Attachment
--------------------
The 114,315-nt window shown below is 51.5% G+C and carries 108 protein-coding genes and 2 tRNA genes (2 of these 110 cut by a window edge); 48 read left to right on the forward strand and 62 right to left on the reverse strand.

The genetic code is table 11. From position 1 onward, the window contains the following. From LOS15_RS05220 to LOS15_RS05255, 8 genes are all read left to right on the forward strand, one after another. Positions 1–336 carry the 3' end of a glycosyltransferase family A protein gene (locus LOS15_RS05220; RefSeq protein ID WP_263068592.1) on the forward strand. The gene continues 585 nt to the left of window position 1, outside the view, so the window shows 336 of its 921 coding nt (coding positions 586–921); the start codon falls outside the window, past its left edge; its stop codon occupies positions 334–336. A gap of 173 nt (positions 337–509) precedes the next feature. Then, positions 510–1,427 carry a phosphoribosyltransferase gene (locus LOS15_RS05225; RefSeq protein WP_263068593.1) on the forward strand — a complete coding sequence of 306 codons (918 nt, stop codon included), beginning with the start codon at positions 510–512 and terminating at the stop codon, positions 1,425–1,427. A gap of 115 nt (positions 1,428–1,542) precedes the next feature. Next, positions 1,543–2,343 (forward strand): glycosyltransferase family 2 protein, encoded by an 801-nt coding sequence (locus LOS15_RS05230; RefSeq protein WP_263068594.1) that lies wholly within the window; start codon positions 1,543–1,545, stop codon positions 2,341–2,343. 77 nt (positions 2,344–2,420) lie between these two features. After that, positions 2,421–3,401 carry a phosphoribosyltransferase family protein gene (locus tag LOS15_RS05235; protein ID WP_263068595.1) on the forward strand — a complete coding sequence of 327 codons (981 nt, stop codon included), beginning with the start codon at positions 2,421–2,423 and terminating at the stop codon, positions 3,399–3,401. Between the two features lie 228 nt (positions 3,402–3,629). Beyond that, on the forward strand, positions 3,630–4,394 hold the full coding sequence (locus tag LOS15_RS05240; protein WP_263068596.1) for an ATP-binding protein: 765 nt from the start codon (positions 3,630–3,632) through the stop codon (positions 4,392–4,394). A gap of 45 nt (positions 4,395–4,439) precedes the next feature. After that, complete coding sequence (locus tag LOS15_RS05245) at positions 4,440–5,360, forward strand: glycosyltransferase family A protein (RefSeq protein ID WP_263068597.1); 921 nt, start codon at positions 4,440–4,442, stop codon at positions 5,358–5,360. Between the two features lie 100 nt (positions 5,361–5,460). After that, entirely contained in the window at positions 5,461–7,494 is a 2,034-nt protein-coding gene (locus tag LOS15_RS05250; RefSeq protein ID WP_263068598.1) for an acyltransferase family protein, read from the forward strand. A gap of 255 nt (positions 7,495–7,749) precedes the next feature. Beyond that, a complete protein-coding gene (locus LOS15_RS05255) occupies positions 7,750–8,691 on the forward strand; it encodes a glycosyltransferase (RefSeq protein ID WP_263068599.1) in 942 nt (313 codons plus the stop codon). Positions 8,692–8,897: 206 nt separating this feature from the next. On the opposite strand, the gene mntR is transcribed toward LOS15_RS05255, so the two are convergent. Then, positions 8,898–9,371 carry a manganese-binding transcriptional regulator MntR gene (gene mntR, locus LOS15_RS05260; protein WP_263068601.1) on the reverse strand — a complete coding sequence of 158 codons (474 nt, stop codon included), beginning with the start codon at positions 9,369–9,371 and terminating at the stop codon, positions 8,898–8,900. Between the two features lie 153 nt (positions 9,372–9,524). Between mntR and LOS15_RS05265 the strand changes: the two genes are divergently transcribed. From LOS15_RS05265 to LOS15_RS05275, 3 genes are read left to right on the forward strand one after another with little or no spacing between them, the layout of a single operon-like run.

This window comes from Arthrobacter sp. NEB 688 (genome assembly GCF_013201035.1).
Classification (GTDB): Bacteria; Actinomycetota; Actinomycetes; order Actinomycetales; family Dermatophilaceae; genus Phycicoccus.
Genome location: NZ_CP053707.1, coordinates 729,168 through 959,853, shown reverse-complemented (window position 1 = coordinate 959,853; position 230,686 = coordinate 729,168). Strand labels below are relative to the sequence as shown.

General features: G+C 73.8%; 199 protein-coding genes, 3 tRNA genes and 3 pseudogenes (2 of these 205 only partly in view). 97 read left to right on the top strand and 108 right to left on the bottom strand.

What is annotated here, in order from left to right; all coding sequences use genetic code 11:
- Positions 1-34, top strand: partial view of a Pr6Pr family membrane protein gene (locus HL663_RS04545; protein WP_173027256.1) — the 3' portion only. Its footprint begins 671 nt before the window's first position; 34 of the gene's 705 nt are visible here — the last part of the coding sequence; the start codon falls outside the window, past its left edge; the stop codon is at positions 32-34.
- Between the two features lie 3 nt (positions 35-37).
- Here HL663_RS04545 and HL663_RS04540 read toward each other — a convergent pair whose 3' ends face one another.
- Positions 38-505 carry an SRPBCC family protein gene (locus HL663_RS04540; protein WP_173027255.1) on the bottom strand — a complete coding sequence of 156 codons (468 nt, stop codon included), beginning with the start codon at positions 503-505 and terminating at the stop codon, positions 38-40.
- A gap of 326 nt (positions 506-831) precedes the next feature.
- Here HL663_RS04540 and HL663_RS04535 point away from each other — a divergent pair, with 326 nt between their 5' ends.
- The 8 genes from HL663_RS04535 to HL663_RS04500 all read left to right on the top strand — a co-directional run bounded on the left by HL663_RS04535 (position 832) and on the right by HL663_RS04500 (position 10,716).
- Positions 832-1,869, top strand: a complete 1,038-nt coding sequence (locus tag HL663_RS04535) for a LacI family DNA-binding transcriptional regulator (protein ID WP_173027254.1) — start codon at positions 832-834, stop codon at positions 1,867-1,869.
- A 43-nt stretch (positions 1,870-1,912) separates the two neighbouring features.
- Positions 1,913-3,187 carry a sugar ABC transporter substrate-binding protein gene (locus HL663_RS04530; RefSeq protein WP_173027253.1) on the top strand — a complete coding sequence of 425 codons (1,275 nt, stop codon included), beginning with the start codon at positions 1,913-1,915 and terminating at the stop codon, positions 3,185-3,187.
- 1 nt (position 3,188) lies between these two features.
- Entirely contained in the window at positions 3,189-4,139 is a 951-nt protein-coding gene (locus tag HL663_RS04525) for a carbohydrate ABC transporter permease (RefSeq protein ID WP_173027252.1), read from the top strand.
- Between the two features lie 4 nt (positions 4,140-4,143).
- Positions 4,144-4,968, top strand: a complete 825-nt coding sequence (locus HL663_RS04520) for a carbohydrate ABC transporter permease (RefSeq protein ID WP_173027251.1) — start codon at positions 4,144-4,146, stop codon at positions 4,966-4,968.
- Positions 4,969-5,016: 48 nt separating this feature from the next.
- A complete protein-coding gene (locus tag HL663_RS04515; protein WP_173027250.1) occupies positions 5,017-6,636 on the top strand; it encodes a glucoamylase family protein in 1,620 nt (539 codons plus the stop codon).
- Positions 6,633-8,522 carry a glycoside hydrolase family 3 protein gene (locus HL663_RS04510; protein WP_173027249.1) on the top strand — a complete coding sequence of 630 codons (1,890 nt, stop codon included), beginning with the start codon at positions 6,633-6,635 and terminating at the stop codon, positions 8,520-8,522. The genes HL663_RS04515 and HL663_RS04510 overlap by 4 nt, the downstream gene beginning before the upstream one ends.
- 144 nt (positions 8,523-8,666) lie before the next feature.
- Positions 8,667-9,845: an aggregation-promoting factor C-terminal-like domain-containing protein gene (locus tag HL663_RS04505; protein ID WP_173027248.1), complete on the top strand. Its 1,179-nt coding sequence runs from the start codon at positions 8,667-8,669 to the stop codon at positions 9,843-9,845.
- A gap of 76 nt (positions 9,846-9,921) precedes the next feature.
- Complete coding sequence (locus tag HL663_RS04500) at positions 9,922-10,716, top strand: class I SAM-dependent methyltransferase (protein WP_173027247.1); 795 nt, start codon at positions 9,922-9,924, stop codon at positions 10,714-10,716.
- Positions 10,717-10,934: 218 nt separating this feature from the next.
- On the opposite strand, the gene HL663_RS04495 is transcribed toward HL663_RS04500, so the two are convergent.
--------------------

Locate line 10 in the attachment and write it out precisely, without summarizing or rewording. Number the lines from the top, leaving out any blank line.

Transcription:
- Here HL663_RS04545 and HL663_RS04540 read toward each other — a convergent pair whose 3' ends face one another.